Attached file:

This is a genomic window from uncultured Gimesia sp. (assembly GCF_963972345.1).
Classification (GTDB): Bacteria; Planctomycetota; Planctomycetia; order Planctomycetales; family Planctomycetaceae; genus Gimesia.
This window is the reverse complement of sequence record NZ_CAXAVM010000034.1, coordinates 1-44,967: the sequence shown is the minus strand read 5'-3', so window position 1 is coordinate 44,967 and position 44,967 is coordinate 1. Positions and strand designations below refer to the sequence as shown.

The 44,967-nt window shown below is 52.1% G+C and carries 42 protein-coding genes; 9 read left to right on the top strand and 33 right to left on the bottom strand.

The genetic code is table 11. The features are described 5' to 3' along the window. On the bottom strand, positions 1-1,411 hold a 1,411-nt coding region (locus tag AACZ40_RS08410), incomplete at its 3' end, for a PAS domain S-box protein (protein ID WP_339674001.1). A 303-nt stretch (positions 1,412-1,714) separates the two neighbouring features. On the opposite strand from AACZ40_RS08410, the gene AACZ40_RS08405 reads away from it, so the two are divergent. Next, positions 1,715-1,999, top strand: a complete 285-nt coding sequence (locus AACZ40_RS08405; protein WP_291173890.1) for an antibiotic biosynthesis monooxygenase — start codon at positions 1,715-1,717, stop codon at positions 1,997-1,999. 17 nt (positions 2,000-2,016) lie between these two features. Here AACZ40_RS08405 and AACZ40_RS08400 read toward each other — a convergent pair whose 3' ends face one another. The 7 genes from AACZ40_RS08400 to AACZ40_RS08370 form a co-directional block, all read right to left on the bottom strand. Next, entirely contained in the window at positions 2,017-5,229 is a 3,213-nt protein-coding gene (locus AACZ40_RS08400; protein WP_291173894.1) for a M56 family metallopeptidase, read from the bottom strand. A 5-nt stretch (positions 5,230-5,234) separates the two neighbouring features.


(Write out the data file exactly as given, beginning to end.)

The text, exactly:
This is a genomic window from uncultured Gimesia sp. (assembly GCF_963972345.1).
Classification (GTDB): Bacteria; Planctomycetota; Planctomycetia; order Planctomycetales; family Planctomycetaceae; genus Gimesia.
This window is the reverse complement of sequence record NZ_CAXAVM010000034.1, coordinates 1-44,967: the sequence shown is the minus strand read 5'-3', so window position 1 is coordinate 44,967 and position 44,967 is coordinate 1. Positions and strand designations below refer to the sequence as shown.

The 44,967-nt window shown below is 52.1% G+C and carries 42 protein-coding genes; 9 read left to right on the top strand and 33 right to left on the bottom strand.

The genetic code is table 11. The features are described 5' to 3' along the window. On the bottom strand, positions 1-1,411 hold a 1,411-nt coding region (locus tag AACZ40_RS08410), incomplete at its 3' end, for a PAS domain S-box protein (protein ID WP_339674001.1). A 303-nt stretch (positions 1,412-1,714) separates the two neighbouring features. On the opposite strand from AACZ40_RS08410, the gene AACZ40_RS08405 reads away from it, so the two are divergent. Next, positions 1,715-1,999, top strand: a complete 285-nt coding sequence (locus AACZ40_RS08405; protein WP_291173890.1) for an antibiotic biosynthesis monooxygenase — start codon at positions 1,715-1,717, stop codon at positions 1,997-1,999. 17 nt (positions 2,000-2,016) lie between these two features. Here AACZ40_RS08405 and AACZ40_RS08400 read toward each other — a convergent pair whose 3' ends face one another. The 7 genes from AACZ40_RS08400 to AACZ40_RS08370 form a co-directional block, all read right to left on the bottom strand. Next, entirely contained in the window at positions 2,017-5,229 is a 3,213-nt protein-coding gene (locus AACZ40_RS08400; protein WP_291173894.1) for a M56 family metallopeptidase, read from the bottom strand. A 5-nt stretch (positions 5,230-5,234) separates the two neighbouring features.